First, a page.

• Azure DevOps Service Connection Addition/Abuse – Historic Allow List (Medium)

This detection builds an allow list of historic service connection use by Builds and Releases and compares to recent history, flagging growth of service connection use in non-manually allow listed, non-historically allow listed Build/Release runs. This is to determine if someone is hijacking a build/release and adding many service connections to abuse or dump credentials from service connections.

  • Azure DevOps – Variable Secret Not Secured (Medium)

Credentials used in the build process may be stored as Azure DevOps variables. To secure these variables they should be stored in KeyVault or marked as secrets. This detection looks for new variables added with names that suggest they are credentials but where they are not set as Secrets or stored in KeyVault.

  • New PA, PCA, or PCAS added to Azure DevOps (Medium)

For an attacker to be able to conduct many potential attacks against Azure DevOps they will need to gain elevated permissions. This detection looks for users being granted key administrative permissions. If the principle of least privilege is applied, the number of users granted these permissions should be small. Note that permissions can also be granted via Azure AD groups and monitoring of these should also be conducted.

  • Azure DevOps Service Connection Abuse (Medium)

This flags builds/releases that use a large number of service connections if they aren’t manually Allow listed. This is to determine if someone is hijacking a build/release and adding many service connections in order to abuse or dump credentials from service connections.

  • External Upstream Source Added to Azure DevOps Feed (Medium)

This detection looks for new external sources added to an Azure DevOps feed. An Allow list can be customized to explicitly allow known good sources. An attacker could look to add a malicious feed to inject malicious packages into a build pipeline.

  • Azure DevOps Pull Request Policy Bypassing – Historic Allow list (Medium)

This detection builds an Allow list of historic PR policy bypasses and compares to recent history, flagging a non-manually Allow listed, non-historic pull request bypass.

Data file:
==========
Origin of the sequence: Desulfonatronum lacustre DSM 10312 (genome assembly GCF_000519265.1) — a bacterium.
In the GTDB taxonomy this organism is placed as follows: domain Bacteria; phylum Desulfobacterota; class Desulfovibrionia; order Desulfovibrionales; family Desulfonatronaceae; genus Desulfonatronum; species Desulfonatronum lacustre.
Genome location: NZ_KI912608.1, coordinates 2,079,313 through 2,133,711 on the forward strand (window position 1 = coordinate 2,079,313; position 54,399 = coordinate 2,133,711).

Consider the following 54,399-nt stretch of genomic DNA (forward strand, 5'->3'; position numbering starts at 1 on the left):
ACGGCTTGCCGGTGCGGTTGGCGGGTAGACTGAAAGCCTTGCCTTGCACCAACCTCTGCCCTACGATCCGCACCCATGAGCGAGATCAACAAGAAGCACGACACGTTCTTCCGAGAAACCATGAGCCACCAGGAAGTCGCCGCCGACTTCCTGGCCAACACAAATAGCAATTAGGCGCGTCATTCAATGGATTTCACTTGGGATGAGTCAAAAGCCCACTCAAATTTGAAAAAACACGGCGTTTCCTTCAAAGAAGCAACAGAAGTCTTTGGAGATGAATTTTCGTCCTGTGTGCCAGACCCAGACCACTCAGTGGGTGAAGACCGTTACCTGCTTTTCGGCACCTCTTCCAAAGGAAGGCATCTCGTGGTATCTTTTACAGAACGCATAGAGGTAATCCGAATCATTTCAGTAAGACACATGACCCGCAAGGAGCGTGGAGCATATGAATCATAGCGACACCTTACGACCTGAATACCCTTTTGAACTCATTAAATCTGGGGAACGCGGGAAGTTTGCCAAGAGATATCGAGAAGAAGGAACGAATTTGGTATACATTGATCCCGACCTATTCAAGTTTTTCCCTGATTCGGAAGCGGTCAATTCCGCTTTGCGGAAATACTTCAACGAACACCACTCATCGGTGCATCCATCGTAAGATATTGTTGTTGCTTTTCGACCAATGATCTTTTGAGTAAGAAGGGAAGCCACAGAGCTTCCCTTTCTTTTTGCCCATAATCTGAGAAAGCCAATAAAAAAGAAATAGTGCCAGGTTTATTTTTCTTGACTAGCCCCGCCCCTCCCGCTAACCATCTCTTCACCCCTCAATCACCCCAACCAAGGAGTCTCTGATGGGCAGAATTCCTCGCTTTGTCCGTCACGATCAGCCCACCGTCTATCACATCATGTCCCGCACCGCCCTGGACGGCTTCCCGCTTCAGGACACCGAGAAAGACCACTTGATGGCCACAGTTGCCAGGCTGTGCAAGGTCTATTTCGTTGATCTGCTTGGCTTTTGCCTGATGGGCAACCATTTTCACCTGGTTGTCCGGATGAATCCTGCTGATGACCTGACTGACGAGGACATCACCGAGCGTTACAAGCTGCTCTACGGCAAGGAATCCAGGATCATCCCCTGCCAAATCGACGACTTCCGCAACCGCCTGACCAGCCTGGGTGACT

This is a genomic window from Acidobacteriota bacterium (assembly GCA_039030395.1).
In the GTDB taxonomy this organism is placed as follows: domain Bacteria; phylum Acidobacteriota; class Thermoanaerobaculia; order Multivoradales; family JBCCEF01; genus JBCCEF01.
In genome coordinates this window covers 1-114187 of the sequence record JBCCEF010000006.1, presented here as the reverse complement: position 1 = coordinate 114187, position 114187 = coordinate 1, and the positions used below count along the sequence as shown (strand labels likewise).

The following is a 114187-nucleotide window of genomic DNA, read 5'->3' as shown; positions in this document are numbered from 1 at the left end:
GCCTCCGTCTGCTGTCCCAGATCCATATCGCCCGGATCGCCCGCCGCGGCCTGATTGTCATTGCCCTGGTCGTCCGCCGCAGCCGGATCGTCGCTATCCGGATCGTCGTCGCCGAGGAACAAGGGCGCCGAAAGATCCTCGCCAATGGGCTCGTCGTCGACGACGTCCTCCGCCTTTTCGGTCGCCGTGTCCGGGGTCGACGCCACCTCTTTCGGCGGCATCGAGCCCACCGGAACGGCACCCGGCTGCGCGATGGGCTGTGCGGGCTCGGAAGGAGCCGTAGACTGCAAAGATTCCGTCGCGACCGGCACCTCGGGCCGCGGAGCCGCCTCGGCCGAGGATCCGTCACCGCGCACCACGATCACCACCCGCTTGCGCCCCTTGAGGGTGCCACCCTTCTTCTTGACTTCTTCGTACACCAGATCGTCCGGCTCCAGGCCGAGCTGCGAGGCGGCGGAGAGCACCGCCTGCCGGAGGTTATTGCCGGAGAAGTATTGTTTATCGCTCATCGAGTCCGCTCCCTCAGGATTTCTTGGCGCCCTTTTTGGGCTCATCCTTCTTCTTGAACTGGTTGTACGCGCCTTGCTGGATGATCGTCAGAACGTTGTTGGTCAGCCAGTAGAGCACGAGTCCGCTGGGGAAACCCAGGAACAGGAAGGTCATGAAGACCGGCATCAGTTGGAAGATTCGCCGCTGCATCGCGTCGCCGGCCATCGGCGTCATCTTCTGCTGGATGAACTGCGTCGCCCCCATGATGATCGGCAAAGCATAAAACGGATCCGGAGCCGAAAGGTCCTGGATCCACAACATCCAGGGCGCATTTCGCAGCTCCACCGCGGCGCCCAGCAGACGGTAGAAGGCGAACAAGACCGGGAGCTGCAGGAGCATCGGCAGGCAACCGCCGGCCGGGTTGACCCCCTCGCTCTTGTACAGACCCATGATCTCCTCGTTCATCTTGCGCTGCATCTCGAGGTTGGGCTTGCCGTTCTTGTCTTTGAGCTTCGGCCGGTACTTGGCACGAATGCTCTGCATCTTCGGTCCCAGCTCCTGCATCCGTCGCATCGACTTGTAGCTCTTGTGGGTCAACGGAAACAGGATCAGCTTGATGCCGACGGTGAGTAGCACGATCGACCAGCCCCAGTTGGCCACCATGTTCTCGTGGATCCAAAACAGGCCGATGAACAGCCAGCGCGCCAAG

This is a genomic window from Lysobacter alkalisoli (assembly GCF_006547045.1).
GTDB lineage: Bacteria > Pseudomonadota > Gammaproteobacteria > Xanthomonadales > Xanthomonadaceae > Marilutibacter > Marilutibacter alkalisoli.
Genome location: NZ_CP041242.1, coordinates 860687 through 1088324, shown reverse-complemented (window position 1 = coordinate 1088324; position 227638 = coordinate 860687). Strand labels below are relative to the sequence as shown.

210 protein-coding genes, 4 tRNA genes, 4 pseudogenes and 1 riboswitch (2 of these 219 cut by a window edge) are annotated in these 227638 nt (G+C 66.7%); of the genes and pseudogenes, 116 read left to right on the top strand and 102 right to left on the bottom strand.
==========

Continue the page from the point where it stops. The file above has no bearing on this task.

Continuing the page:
• Azure DevOps Pipeline modified by a New User (Medium)

Several potential pipeline steps could be modified by an attacker to inject malicious code into the build cycle. A likely attacker path is a modification to an existing pipeline that they have access to. This detection looks for users modifying a pipeline when they have not previously been observed modifying or creating that pipeline before. This query also joins events with data to Azure AD Identity Protection (AAD IdP) to show if the user conducting the action has an associated AAD IdP alerts, you can also choose to filter this detection to only alert when the user also has AAD IdP alerts associated with them.

  • ADO Build Variable Modified by New User (Medium)

Variables can be configured and used at any stage of the build process in Azure DevOps to inject values. An attacker with the required permissions could modify or add to these variables to conduct malicious activity such as changing paths or remote endpoints called during the build. As variables are often changed by users just detecting these changes would have a high false-positive rate. This detection looks for modifications to variable groups where that user has not been observed modifying them before.

  • Azure DevOps Administrator Group Monitoring (Low)

This detection monitors for additions to project or project collection administration groups in an Azure DevOps Organization

  • Azure DevOps – Retention Reduced to Zero (Low)

AzureDevOps retains items such as run records and produced artifacts for a configurable amount of time. An attacker looking to reduce the footprint left by their malicious activity may look to reduce the retention time for artifacts and runs to 0.

  • Azure DevOps – New Extension Added (Low)

Extensions added additional features to Azure DevOps. An attacker could use a malicious extension to conduct malicious activity. This query looks for new extensions that are not from a configurable list of approved publishers

After these rules are enabled, Azure Sentinel will create incidents that your SOC can rapidly investigate and respond to any threats and attacks against your organization’s development environment. Following these rules will help you adopt a secure DevOps approach to application development.